When you have tartar on your teeth, it’s easy to feel like the problem isn’t going to go away on its own, and can even make you feel embarrassed to smile or speak with people. However, there are plenty of steps you can take at home how to get rid of tartar in your mouth for good! If you’re in need of an immediate solution, consult with your dentist immediately; if you want to take care of it yourself, here are some things you can do in order to get rid of tartar from your teeth as soon as possible!
1: Try Brushing Better
Everyone knows how important brushing is for getting rid of tartar, but sometimes you need to step up your game. Check out our video above and in it you’ll learn a few tricks like using an oral irrigator and a tongue scraper that will help get at those hard-to-reach spots. This will go a long way toward helping you brush better—and perhaps giving you some new strategies that make all that brushing more fun. It’s not uncommon for patients (especially kids) to look forward to their checkups after getting introduced to these tools, because they have made such a big difference in their lives!
2: Use Mouthwash Every Day
Mouthwash won’t get rid of tartar on its own, but it is a powerful weapon in your anti-tartar arsenal. Many mouthwashes contain ingredients that are toxic and can damage tooth enamel over time. Instead, opt for an alcohol-free mouthwash or one made with natural ingredients like tea tree oil. I recommend avoiding peppermint and wintergreen flavors because they’re more likely to irritate your gums than actual mint. Always use cool water when you rinse; hot water will dry out your mouth and make it even more susceptible to plaque buildup (or worsen any existing dental issues).
3: Floss, Floss, Floss
Most people don’t floss enough. If you’re trying to get rid of tartar and other gunk, regular flossing is your best bet. If your gums are especially sensitive or receding, you might want to consider using a water flosser instead of traditional emergency dental extraction floss. Water flossers use a high-pressure stream of water that can clean between teeth more effectively than normal string dental floss can (and without as much irritation). If your teeth tend to move around easily, you might also want to try using a rubber guard at night; it will keep them in place while you sleep so they don’t slip back into an unwanted position while you snooze.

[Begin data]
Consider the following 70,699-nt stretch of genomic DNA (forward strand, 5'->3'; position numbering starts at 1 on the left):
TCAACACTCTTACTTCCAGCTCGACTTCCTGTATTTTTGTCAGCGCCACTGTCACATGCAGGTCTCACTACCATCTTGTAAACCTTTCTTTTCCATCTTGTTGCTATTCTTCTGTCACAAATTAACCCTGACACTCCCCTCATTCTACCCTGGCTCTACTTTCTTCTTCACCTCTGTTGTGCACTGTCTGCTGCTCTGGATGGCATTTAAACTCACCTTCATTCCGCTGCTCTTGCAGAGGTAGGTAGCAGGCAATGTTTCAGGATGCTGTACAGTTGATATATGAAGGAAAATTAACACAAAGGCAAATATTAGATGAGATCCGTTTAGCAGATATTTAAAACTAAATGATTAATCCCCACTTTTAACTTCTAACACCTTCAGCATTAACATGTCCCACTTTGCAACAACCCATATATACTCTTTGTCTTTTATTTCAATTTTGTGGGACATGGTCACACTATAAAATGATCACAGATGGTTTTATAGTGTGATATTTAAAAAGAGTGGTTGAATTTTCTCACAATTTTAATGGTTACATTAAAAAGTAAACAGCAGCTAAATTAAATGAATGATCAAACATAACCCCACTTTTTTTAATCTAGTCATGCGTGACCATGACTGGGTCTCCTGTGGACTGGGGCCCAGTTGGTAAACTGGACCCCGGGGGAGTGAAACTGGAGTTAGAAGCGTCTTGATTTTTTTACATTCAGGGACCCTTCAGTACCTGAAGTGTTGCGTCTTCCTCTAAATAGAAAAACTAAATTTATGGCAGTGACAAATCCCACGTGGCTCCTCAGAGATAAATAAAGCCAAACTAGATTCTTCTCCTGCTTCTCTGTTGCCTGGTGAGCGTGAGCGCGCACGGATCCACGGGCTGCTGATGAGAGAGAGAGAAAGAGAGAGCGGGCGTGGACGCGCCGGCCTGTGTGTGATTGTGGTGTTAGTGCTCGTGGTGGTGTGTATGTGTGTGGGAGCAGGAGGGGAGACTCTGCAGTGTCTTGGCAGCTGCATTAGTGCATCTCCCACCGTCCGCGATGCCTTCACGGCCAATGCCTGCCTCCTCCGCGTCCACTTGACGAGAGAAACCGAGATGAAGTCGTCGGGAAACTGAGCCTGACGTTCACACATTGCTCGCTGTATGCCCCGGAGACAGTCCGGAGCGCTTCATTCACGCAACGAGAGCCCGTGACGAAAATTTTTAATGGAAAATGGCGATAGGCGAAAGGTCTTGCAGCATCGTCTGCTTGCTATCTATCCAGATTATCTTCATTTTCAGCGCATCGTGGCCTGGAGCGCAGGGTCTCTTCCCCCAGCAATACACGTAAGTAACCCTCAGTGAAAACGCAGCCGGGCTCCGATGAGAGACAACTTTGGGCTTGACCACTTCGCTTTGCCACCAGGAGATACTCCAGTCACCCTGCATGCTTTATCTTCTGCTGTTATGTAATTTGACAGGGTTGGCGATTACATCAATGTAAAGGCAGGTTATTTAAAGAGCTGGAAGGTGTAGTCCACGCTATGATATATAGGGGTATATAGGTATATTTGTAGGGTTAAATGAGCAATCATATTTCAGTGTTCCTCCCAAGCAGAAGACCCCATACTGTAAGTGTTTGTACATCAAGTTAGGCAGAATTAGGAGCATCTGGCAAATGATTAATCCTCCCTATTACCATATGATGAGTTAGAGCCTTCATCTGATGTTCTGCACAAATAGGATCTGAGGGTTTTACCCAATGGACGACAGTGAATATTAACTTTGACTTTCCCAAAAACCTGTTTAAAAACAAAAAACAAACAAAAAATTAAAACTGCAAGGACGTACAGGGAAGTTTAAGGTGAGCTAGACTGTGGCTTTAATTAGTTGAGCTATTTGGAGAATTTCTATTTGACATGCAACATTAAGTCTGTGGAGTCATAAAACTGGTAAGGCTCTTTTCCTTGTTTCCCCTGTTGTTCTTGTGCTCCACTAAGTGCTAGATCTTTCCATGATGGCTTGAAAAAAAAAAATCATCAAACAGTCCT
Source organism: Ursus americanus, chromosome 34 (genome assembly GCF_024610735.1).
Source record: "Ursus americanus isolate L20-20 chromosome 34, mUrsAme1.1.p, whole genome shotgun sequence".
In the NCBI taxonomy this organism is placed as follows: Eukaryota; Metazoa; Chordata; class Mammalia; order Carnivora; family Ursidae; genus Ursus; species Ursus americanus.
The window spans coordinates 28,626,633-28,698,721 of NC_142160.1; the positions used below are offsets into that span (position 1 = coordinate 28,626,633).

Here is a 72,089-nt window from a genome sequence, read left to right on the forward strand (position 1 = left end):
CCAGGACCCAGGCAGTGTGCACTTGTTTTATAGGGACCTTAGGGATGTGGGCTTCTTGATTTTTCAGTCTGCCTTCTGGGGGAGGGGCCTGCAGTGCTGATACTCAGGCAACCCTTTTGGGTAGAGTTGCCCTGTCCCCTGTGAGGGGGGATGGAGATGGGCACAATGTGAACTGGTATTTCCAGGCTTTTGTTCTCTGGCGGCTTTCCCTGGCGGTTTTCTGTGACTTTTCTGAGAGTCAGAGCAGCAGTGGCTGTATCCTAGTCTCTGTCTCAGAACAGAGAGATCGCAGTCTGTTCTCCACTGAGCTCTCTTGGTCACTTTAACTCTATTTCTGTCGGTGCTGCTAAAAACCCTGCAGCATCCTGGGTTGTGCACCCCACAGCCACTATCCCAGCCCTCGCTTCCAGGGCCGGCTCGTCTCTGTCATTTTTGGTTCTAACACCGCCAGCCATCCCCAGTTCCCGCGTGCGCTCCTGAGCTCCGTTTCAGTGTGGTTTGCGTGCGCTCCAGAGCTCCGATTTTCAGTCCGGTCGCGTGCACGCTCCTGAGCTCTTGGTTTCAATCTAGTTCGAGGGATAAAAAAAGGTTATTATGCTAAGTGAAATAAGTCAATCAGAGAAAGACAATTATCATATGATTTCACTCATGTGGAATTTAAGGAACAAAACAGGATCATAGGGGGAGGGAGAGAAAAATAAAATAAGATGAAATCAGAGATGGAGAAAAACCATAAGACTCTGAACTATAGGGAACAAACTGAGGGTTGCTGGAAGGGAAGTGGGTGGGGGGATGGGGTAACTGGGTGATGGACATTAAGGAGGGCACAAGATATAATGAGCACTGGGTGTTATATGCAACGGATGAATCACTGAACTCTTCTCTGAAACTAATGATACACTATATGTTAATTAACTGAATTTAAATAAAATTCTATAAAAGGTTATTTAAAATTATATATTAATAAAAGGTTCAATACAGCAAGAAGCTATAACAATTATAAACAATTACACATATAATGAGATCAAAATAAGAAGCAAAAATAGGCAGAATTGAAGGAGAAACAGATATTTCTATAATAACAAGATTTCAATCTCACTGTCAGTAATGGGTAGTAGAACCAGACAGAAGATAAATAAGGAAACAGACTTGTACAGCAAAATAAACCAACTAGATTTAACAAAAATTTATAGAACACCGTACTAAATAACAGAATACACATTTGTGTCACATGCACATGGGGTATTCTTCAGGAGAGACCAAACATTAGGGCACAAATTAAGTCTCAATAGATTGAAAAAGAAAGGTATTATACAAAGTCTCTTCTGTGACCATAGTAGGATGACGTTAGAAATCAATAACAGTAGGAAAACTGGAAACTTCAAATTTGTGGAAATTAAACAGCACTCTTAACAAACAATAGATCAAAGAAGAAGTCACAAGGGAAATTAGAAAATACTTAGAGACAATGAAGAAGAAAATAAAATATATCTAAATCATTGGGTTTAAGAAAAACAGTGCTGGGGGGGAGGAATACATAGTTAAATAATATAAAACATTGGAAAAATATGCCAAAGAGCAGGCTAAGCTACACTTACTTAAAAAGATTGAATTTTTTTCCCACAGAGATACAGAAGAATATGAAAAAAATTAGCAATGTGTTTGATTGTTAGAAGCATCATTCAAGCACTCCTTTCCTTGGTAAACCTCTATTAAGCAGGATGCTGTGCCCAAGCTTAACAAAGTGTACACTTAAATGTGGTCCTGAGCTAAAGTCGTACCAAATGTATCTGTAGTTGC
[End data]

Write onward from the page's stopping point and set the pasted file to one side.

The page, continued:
4: Seek Out Professional Help
If you have cavities or dental issues, schedule an appointment with your dentist. If you’re still experiencing pain after seeing a dentist, ask for pain medications—but do not use them without consulting your doctor first. It is okay to take ibuprofen (Motrin or Advil) or acetaminophen (Tylenol) if directed by a medical professional. Remember: Don’t Use Tylenol and Ibuprofen Together! While these common pain relievers can be used together occasionally, they are not recommended as a long-term solution because they both contain nonsteroidal anti-inflammatory drugs (NSAIDs). NSAIDs can increase risk of bleeding in those who take blood thinners such as warfarin, aspirin, clopidogrel (Plavix), and others.
5: Avoid Certain Foods
Some foods, like sugar and baked goods, are extremely hard on your teeth. Cut back on sweets and eating sugary cereals. Also, stay away from greasy fast food it’s a tough combination. To brush with while you’re already having an excruciating time flossing. Trying to keep your mouth clean (especially during lunchtime). If you have tartar-based problems or a smaller concern like plaque build-up in certain areas of your mouth, consider visiting a professional for a 24-hour emergency extraction. For less immediate relief,
6: Consult a Dentist
If your dentist notices that you have tartar on your teeth, they will. Recommend you get it removed with an ultrasonic scaler or a dental drill. This isn’t a 24-hour emergency extraction — so don’t plan a visit immediately after eating a double fudge sundae. But if you notice redness or extreme pain in your gums, you should contact your dentist as soon as possible. They may be able to clean it up at their office or refer. You to someone who can remove it more quickly. There are also certain home remedies and natural treatment that are known for their teeth whitening benefits. But again, always consult with your dentist before making any changes to your routine.